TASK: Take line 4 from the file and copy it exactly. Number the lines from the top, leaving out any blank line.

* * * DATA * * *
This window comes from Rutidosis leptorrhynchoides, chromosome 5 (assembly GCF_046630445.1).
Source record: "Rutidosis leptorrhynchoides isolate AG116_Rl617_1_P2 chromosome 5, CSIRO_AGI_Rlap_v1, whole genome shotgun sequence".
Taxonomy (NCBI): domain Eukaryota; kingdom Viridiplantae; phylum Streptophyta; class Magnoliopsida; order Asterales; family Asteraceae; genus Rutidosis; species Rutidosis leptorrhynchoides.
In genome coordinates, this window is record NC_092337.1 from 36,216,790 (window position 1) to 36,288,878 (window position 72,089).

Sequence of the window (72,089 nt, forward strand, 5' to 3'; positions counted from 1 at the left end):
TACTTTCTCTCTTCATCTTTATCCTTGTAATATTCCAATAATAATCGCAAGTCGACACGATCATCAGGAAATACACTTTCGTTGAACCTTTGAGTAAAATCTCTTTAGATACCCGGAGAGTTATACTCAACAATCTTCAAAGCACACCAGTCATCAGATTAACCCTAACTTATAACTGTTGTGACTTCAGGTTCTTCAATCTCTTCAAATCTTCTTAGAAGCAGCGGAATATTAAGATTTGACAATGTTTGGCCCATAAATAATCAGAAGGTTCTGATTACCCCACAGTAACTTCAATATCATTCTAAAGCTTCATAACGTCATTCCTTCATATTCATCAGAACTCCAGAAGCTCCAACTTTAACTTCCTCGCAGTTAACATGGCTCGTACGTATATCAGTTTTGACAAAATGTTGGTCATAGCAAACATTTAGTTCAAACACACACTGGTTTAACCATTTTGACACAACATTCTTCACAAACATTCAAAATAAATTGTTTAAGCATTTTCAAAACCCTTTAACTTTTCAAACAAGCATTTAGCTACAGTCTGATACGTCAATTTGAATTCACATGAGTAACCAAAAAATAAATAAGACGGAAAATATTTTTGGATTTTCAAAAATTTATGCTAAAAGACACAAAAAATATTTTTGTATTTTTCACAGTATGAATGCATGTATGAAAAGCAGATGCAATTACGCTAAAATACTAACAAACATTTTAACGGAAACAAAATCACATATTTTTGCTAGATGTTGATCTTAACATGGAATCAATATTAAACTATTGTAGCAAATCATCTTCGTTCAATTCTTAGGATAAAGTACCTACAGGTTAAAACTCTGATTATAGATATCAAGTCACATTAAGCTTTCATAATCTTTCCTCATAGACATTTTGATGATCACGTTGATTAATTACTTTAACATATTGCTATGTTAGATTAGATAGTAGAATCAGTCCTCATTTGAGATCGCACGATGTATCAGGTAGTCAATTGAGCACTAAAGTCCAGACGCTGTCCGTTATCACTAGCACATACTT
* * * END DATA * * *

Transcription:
In genome coordinates, this window is record NC_092337.1 from 36,216,790 (window position 1) to 36,288,878 (window position 72,089).